b. What type of release liner PP, Paper, PET – we settled for a PP, since it is cheap, less waste than a paper, stretches and thus conforms to the contours, since we could coat directly onto the substrate.
    c. what is the most appropriate size of the finished product – determined by industry standards (everything has to be a multiple of squares = 100 sqft), available coating equipment and substrate width, we started with 5’ and later expanded on a new line to 10’ (3m). Weight of the finished roll: small jobs hand carried, large jobs crane availability, etc.
    d. Logistics, where to produce it, close to the customer base or close to the substrate production
    e. What type of equipment is best suited for the product, and what is available if it is only short runs, and e.g. black adhesive, slot die is a bad choice due to lengthy clean out time
  • How do we handle the lap joints?
    They are the most critical area for water entry.
    Adhesive bonded or heat weld?
    Heat weld is a well proven method of securely bonding thermoplastic substrates and is one of the reasons people choose TPO or PVC over EPDM. However, if you bond the seams with a splicing tape, or similar method, you will have no need for expensive equipment, no open flames, and typically it is faster.
  • In our efforts to make it as easy and safe as possible and to leave the choice up to the contractor, we came up with an “adhesive coated landing zone” solution in addition to a “heat-weld solution.
    Nothing is better than an adhesive to adhesive bond. The extra effort put into this zone coating was also successful in eliminating the “cauliflowering” effect you will get, when having the substrate in a roll thicker on one side than on the other.
  • Once the program took off, we transferred all the know how we had assembled in the manufacturing and built for our customer this line, which is dedicated to producing the rolls in the most cost-effective manner.
  • And this is then the finished roof, applied
  • Now what are the waterproofing membrane or construction related products that we have so far made in a “peel and stick” version?
  • Why do we believe in a future for peel and stick types of Waterproofing membranes?
    Waterproofing a building – and this is the primary purpose of a building – is to keep the water out - is not any more “just slop the goop on”!
    The trade is guided by the maxims of:
    lighter – less work, easier to install, less transport cost, less weight on the structural part
    better – use the enhanced properties of new membranes and shift the waterproofing from the “goop” to the membrane. But you will need a high tech adhesive to bond to the concrete or wood or brick.
    Cheaper – in meaning less expensive – and here the big target is labor cost. Compared to other industries the construction industry is still in the stone ages. More than a quarter of all US manufacturing jobs are in construction! Automate the process as much as possible. And the only way to automate the process of applying an adhesive membrane in place is with “peel and stick”.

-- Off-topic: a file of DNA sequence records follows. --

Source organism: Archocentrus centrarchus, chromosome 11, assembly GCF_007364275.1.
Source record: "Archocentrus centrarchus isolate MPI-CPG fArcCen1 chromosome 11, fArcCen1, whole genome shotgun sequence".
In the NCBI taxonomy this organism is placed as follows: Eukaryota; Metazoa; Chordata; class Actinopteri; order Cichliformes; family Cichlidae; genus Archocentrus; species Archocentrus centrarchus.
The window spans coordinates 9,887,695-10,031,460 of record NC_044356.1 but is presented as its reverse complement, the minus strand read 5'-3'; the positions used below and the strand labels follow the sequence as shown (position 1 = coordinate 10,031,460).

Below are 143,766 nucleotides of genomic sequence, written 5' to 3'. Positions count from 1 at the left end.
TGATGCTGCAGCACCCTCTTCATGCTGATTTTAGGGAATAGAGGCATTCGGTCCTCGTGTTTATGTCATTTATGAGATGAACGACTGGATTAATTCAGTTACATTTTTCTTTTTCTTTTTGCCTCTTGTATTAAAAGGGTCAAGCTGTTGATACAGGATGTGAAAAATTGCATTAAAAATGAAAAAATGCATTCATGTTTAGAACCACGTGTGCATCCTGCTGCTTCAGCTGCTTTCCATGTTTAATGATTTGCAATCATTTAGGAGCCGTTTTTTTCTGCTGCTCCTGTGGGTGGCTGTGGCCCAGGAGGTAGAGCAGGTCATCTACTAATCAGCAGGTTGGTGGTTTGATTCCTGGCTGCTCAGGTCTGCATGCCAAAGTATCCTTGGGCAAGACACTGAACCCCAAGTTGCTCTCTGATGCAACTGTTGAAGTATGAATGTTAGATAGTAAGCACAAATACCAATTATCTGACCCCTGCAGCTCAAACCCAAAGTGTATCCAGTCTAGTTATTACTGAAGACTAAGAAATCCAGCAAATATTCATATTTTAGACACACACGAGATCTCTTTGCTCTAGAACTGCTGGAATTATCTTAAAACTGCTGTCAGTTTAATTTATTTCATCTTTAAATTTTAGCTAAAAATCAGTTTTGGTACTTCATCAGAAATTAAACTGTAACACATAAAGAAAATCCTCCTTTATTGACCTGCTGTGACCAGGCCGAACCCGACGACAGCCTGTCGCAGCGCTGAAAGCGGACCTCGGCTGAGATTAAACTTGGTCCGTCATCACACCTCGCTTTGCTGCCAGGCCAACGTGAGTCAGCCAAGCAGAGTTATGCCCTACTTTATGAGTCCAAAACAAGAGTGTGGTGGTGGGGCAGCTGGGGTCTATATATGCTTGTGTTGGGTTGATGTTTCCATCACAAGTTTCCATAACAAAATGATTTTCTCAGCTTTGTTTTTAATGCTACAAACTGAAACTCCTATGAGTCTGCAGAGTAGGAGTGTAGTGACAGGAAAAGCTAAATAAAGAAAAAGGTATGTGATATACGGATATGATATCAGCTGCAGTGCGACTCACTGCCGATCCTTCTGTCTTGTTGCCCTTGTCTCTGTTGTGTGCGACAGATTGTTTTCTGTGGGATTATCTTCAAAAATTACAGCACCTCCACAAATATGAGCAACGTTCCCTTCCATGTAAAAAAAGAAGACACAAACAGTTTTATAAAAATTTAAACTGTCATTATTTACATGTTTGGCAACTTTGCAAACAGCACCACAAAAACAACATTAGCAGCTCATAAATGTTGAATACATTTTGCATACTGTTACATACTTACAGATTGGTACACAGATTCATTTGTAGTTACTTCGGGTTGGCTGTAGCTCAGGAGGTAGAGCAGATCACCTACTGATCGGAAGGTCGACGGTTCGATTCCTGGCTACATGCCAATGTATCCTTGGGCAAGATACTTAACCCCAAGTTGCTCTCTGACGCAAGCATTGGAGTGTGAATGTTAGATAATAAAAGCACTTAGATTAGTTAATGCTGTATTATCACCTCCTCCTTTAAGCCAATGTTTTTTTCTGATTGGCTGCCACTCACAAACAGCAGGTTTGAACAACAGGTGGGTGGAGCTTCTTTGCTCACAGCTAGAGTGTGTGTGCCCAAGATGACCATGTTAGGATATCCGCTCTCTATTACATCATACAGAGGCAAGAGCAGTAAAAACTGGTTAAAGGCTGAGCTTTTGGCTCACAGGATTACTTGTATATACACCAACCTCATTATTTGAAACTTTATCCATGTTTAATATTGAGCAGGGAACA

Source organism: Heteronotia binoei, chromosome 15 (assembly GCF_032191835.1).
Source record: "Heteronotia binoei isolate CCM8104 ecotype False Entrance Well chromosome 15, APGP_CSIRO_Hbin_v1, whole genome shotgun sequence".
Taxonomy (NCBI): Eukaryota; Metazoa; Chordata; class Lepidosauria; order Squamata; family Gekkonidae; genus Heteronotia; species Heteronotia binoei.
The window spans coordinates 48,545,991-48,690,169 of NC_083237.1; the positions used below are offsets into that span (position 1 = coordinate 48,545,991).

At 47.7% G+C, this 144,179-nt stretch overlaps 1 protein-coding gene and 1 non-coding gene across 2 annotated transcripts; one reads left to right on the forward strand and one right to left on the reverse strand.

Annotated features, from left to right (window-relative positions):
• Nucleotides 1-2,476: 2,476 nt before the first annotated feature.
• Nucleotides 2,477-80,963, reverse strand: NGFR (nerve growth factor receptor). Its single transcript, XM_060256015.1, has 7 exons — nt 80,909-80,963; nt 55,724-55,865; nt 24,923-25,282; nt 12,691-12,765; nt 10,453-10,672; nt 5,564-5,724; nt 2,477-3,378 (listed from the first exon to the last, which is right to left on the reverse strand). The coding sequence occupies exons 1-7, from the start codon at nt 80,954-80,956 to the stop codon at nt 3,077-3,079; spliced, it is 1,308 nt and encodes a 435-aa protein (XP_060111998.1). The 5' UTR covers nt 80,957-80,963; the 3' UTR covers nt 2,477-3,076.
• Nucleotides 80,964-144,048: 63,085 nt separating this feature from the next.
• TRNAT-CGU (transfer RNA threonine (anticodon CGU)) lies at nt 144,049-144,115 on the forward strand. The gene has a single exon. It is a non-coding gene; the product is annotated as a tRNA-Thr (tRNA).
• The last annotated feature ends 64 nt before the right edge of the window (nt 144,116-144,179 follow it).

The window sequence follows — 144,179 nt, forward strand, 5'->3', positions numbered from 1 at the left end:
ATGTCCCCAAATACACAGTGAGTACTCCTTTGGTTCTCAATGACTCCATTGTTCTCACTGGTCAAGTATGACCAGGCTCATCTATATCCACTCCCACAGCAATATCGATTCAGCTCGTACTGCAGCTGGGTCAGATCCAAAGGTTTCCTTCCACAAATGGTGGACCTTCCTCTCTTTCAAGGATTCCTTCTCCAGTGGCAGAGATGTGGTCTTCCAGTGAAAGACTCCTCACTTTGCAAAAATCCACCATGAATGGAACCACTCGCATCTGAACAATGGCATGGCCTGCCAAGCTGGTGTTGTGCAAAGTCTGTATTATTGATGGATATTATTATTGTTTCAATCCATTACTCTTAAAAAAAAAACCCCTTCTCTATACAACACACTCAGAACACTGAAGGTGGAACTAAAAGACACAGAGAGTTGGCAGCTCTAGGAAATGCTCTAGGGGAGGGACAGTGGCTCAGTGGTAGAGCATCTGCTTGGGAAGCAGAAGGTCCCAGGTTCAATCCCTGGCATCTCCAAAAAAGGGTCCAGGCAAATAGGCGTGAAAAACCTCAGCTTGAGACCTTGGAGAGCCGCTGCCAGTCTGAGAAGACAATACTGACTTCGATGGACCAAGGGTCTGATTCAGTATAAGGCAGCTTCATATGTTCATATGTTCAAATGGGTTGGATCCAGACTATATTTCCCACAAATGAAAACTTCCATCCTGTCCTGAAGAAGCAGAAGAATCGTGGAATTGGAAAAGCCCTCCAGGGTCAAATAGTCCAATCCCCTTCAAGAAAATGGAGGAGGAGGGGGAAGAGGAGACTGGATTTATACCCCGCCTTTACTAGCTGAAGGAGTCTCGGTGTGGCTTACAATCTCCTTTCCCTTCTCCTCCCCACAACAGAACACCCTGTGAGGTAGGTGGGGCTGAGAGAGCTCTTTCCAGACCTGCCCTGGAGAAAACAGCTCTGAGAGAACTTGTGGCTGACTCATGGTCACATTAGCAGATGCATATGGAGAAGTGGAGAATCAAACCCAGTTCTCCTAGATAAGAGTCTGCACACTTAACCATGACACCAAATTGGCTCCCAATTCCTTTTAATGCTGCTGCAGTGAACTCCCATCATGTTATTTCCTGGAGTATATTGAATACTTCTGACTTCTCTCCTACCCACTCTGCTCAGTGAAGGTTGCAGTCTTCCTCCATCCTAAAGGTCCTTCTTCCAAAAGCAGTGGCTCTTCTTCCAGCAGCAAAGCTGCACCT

Greener – when you see more people coming to a “green building” exhibition than to a traditional one, you know how important this factor is. “Peel and stick” fits the bill.
  • If you have any questions or think I can be of assistance in any of your projects, this is how you can reach me.
  • Peel And Stick Roofing Membranes, Cologne Waterproofing Conference W. Comments

    1. 1. “Peel and stick” roofing membranes Development considerations for a self-adhering single ply TPO roofing membrane by Dipl. Kfm. Werner A. Hoermann Custom Adhesive Technology, Inc. Newburyport, MA 01950
    2. 2. Who is Custom Adhesive Technology? Designers and Manufacturers of “Peel and Stick” products for the building products industry, including • A. Development and Manufacture of Adhesive Systems • B. Development and Manufacture of Shelf-ready “Peel and Stick” Products • C. Development and Transfer of Production Know-How
    3. 3. What is in a name? • “Peel and Stick” roofing? or • Cold self-adhesion roofing membranes?
    4. 4. What does the user think? • Adhesives don’t work • Tapes do
    5. 5. Fully Adhered vs. Mechanically attached • Better Distribution of Stress • Puncture does not create water entry point • Adhesive provides secondary/primary water proofing • But: It is more labor intensive, smelly, and hazardous
    6. 6. “Peel and Stick” vs. “In Place Applied” • No waiting for adhesives to dry, No “dusting up” of exposed adhesive, No waiting for “good” weather • No danger of missing the “open” window, No trapped solvents or water, Evenly applied adhesive coat, No special training needed • No hot kettles, No open flames, No fire hazard, No heavy equipment, No special permits • No protective clothing and breathing gear • No offensive odors, No evacuation of buildings • No VOC’s • Time and Labor savings of up to 80%
    7. 7. Construction site without heavy equipment or hazardous materials
    8. 8. What are the specific adhesive requirements? • Temperature Window • Specific flow, good peel strength to shear strength balance • Adhesion to non-polar surfaces • Water resistance • UV and OZONE resistance • Long Shelf-Life, Excellent Aging properties • Flame resistance
    9. 9. Coating Technology • Solvent Based • Water Based • Hot melt
    10. 10. Why Hot Melt Technology? • Environmentally Friendly • 100 % solids, No emissions, Non hazardous, No disposal problem • Economical, especially when lot of adhesive needs to be applied • Safe to ship • Wide variety of formulation latitude • Ideally suited for waterproofing applications • Manufacturing can be placed in any location
    11. 11. Additional Considerations • Cost effective application to membrane • What type of release liner • Finished Product Specifications – width, length, weight • Logistics • Equipment
    12. 12. Adhesive Bonded Lap vs. Heat- weld Lap • No equipment needed • No open flames • 20% plus labor savings
    13. 13. “Peel and Stick” Lap Construction MBR adhesive layer TPO membrane  6 inch (15 cm)
    14. 14. Production line of 3 m wide TPO single ply “peel and stick” roofing
    15. 15. “Peel and Stick” TPO roof
    16. 16. “Peel and Stick” Products for the Construction Industry • “Peel and Stick” Single Ply Roofing Membranes • “Peel and Stick” Membranes under Concrete Foundation • “Peel and Stick” Roof Walkways • “Peel and Stick” Flashings • “Peel and Stick” Tile Underlayments • “Peel and Stick” Window and Door Flashing Tapes • “Peel and Stick” Roofing Underlayments • “Peel and Stick” Breathable Moisture Barriers • “Peel and Stick” Sub-floor Moisture Barriers • “Peel and Stick” Solar Panel Attachment Systems • “Peel and Stick” Adhesives for the Building Products Industry
    17. 17. Future Waterproofing Membranes Lighter, better, cheaper, greener - lighter: - e.g. replace 60 mil asphalt with 6 mil self-sealing adhesive - better - e.g. move waterproofing to membrane (e.g. metallized film) - cheaper e.g. “peel and stick” or even “kick and stick” - greener less material, less waste, less resources, no emissions
    18. 18. Custom Adhesive Technology, Inc. • Office: 7 Ashland Ct., Newburyport, MA 01950 • Tel.: 781 439 8110, • e-mail: • Production Site: Glendora, CA